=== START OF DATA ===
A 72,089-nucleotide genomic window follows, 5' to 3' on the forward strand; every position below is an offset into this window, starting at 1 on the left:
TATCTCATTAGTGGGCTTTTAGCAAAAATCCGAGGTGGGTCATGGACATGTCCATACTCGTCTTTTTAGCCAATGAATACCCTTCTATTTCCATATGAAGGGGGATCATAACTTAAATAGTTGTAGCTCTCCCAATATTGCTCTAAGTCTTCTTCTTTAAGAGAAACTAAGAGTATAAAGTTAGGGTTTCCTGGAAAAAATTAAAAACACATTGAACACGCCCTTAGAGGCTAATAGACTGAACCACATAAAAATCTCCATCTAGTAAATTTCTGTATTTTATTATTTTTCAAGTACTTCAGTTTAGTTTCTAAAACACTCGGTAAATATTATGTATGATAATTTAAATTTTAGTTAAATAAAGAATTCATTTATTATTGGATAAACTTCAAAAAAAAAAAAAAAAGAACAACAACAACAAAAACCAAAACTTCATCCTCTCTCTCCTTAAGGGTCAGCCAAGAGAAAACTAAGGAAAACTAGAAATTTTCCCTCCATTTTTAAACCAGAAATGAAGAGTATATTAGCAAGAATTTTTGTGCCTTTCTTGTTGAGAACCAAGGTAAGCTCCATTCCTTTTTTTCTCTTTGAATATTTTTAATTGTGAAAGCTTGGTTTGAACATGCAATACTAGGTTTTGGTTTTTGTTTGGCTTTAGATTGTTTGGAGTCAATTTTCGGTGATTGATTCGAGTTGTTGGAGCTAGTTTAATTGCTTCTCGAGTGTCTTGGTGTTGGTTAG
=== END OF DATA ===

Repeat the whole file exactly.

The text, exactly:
A 72,089-nucleotide genomic window follows, 5' to 3' on the forward strand; every position below is an offset into this window, starting at 1 on the left:
TATCTCATTAGTGGGCTTTTAGCAAAAATCCGAGGTGGGTCATGGACATGTCCATACTCGTCTTTTTAGCCAATGAATACCCTTCTATTTCCATATGAAGGGGGATCATAACTTAAATAGTTGTAGCTCTCCCAATATTGCTCTAAGTCTTCTTCTTTAAGAGAAACTAAGAGTATAAAGTTAGGGTTTCCTGGAAAAAATTAAAAACACATTGAACACGCCCTTAGAGGCTAATAGACTGAACCACATAAAAATCTCCATCTAGTAAATTTCTGTATTTTATTATTTTTCAAGTACTTCAGTTTAGTTTCTAAAACACTCGGTAAATATTATGTATGATAATTTAAATTTTAGTTAAATAAAGAATTCATTTATTATTGGATAAACTTCAAAAAAAAAAAAAAAAGAACAACAACAACAAAAACCAAAACTTCATCCTCTCTCTCCTTAAGGGTCAGCCAAGAGAAAACTAAGGAAAACTAGAAATTTTCCCTCCATTTTTAAACCAGAAATGAAGAGTATATTAGCAAGAATTTTTGTGCCTTTCTTGTTGAGAACCAAGGTAAGCTCCATTCCTTTTTTTCTCTTTGAATATTTTTAATTGTGAAAGCTTGGTTTGAACATGCAATACTAGGTTTTGGTTTTTGTTTGGCTTTAGATTGTTTGGAGTCAATTTTCGGTGATTGATTCGAGTTGTTGGAGCTAGTTTAATTGCTTCTCGAGTGTCTTGGTGTTGGTTAG